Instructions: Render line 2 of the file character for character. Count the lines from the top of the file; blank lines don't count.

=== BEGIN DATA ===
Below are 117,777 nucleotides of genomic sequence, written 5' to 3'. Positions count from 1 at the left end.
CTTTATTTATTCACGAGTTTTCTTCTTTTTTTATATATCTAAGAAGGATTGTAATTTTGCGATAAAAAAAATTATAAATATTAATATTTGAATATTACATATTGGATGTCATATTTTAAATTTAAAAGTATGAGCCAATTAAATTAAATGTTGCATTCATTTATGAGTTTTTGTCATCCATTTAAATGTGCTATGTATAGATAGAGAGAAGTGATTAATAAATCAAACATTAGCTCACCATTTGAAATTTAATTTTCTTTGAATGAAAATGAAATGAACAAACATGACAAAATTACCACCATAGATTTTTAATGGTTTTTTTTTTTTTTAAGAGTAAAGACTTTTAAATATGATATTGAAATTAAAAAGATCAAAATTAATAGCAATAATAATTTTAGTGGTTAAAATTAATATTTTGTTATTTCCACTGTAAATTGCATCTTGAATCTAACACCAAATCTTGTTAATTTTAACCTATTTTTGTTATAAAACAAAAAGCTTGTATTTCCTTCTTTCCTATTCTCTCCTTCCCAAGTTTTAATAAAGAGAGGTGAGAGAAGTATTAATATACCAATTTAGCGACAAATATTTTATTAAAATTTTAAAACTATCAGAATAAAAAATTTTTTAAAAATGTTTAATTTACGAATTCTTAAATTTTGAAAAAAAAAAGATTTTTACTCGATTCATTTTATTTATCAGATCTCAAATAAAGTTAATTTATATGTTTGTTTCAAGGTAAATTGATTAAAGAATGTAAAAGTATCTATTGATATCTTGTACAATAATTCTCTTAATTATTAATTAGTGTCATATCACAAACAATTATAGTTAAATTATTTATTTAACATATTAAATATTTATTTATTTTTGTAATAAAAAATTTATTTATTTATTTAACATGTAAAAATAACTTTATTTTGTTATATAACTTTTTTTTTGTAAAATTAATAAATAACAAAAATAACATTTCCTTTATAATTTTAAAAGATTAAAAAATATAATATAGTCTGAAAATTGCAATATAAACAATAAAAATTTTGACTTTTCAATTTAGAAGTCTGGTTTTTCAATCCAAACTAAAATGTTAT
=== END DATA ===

CTTTATTTATTCACGAGTTTTCTTCTTTTTTTATATATCTAAGAAGGATTGTAATTTTGCGATAAAAAAAATTATAAATATTAATATTTGAATATTACATATTGGATGTCATATTTTAAATTTAAAAGTATGAGCCAATTAAATTAAATGTTGCATTCATTTATGAGTTTTTGTCATCCATTTAAATGTGCTATGTATAGATAGAGAGAAGTGATTAATAAATCAAACATTAGCTCACCATTTGAAATTTAATTTTCTTTGAATGAAAATGAAATGAACAAACATGACAAAATTACCACCATAGATTTTTAATGGTTTTTTTTTTTTTTAAGAGTAAAGACTTTTAAATATGATATTGAAATTAAAAAGATCAAAATTAATAGCAATAATAATTTTAGTGGTTAAAATTAATATTTTGTTATTTCCACTGTAAATTGCATCTTGAATCTAACACCAAATCTTGTTAATTTTAACCTATTTTTGTTATAAAACAAAAAGCTTGTATTTCCTTCTTTCCTATTCTCTCCTTCCCAAGTTTTAATAAAGAGAGGTGAGAGAAGTATTAATATACCAATTTAGCGACAAATATTTTATTAAAATTTTAAAACTATCAGAATAAAAAATTTTTTAAAAATGTTTAATTTACGAATTCTTAAATTTTGAAAAAAAAAAGATTTTTACTCGATTCATTTTATTTATCAGATCTCAAATAAAGTTAATTTATATGTTTGTTTCAAGGTAAATTGATTAAAGAATGTAAAAGTATCTATTGATATCTTGTACAATAATTCTCTTAATTATTAATTAGTGTCATATCACAAACAATTATAGTTAAATTATTTATTTAACATATTAAATATTTATTTATTTTTGTAATAAAAAATTTATTTATTTATTTAACATGTAAAAATAACTTTATTTTGTTATATAACTTTTTTTTTGTAAAATTAATAAATAACAAAAATAACATTTCCTTTATAATTTTAAAAGATTAAAAAATATAATATAGTCTGAAAATTGCAATATAAACAATAAAAATTTTGACTTTTCAATTTAGAAGTCTGGTTTTTCAATCCAAACTAAAATGTTAT